Sometimes one goes down a rabbit hole investigating something and ends up somewhere they don’t expect. In this case, it’s actually a gopher hole but the end result is the same: a rapidly spinning propellor on my nerd beanie.
I made a couple pretty interesting (at least to me!) discoveries over the past two weeks. First, I found the SDF Public Access UNIX System and set up an account on it. I’ll have to create a separate blog post on that system and my experience so far. However, the main thrust of this post is what else I discovered while exploring the SDF: the Gopher protocol:
The Gopher protocol is a TCP/IP Application layer protocol designed for distributing, searching, and retrieving documents over the Internet […]. The protocol offers some features not natively supported by the Web and imposes a much stronger hierarchy on information stored on it.
Basically, as outlined in the article, Why is Gopher Still Relevant?, gopher is a browsing protocol that is very much like browsing a hard drive. Thus, it’s very intuitive to use. Also, because it’s mostly in plain text (though there is support to view various file types, like .jpg or .gif) it requires very little bandwidth to convey information. Gopher pages consequently load very quickly.
Gopher reached its zenith in its popularity in the mid-90s. However, the number of gopher servers (as indexed by Veronica-2, the gopher search engine) has been slowly growing and sits (as of May 2018) at 260. This is a miniscule fraction of the servers hosting the World Wide Web but there still is a lot of content to see.
That’s the thing: with gopher, content is really king. You don’t get a lot of window-dressing on a gopher site. You only see additional media and graphics if you choose to click through to the content. What you get up front is text. It’s clean, crisp and clear.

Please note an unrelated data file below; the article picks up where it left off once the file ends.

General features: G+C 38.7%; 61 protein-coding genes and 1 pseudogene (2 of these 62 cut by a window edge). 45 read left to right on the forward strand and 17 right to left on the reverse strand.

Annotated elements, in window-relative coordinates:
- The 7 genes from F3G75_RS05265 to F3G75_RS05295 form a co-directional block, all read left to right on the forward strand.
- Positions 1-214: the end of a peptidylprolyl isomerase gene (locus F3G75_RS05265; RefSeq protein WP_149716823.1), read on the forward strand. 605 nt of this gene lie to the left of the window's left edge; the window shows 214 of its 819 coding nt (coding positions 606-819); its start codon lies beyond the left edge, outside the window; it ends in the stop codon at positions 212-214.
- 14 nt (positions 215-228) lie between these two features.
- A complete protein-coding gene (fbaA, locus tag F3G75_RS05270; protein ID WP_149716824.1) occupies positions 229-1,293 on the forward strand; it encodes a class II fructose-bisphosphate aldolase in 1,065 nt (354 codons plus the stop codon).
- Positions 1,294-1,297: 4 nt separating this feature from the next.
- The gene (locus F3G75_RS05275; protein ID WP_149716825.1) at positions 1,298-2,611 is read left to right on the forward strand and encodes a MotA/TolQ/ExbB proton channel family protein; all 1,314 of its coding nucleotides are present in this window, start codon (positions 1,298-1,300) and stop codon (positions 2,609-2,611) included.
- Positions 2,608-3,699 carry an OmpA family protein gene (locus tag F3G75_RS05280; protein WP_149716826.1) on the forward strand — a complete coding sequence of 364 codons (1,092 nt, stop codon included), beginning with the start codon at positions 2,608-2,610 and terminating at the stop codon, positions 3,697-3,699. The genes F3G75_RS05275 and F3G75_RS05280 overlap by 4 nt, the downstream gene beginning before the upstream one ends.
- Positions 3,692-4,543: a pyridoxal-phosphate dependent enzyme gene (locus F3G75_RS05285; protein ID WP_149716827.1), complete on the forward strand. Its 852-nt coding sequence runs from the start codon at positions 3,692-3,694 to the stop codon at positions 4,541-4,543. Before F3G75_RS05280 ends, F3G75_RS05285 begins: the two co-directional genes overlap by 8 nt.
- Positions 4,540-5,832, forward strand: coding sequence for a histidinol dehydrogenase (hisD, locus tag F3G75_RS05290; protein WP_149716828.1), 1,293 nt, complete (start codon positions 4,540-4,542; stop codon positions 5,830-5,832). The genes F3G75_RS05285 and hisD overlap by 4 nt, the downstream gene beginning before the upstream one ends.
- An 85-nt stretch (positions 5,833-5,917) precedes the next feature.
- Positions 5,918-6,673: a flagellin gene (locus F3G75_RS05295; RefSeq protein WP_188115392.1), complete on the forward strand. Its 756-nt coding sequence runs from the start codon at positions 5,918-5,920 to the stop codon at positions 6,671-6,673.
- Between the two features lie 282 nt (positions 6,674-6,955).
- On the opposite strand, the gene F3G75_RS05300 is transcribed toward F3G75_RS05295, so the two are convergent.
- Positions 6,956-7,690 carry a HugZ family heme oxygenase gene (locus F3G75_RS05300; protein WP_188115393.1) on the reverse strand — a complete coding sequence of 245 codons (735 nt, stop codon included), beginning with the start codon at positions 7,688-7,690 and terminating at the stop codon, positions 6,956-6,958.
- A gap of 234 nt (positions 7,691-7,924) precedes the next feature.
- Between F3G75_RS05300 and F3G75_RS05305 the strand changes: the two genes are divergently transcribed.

Writing content for a gopher site is also a joy. I was once told that the best way to write is to just write. You need to stop worrying about the font or the look and feel and just get words on the page. Gopher is an excellent way to achieve this.
Are you convinced? Are you ready to join the Gopher Revolutiontm? First, you’ll want to get a plug-in for your browser, like OverbiteWX for Firefox. If you prefer a mobile experience you could try DiggieDog, a gopher client for Android (the one I use) or the Gopher Client (for iOS) (I have no personal experience with this app but it appears to have good ratings). If you’d prefer a more direct experience with gopher, you could try Lynx, a text browser.
Writing up a content for a gopher hole is actually not too difficult once you grok the formatting and structure of files. I found a couple great tutorials: the Gopher Tutorial on SDF and Highway to the Gopher Zone. With these, I had a a basic gopher hole set up within a couple hours.
I guess I’ll end off here. I hope you enjoy your exploration of Gopherspace as much as I do! 🙂
- SDF Public Access UNIX System .. Est. 1987
- Wikipedia Entry on Gopher (protocol)
- Why is Gopher Still Relevant?
- Veronica (the gopher search engine)
- OverbiteWX by The Overbite Project
- The Overbite Project
- DiggieDog: A Gopher Client for Android
- Gopher Client (for iOS)
- Lynx – a text browser for the WWW (and gopher)
- TopLevel Page for the Lynx software distribution site
- Gopher Tutorial on SDF
- Highway to the Gopher Zone (another Gopher tutorial)
- My Gopher Hole (you’ll need a gopher client or plug-in to see it…)
- Official Site of the Internet Gopher Club Underground Syndicate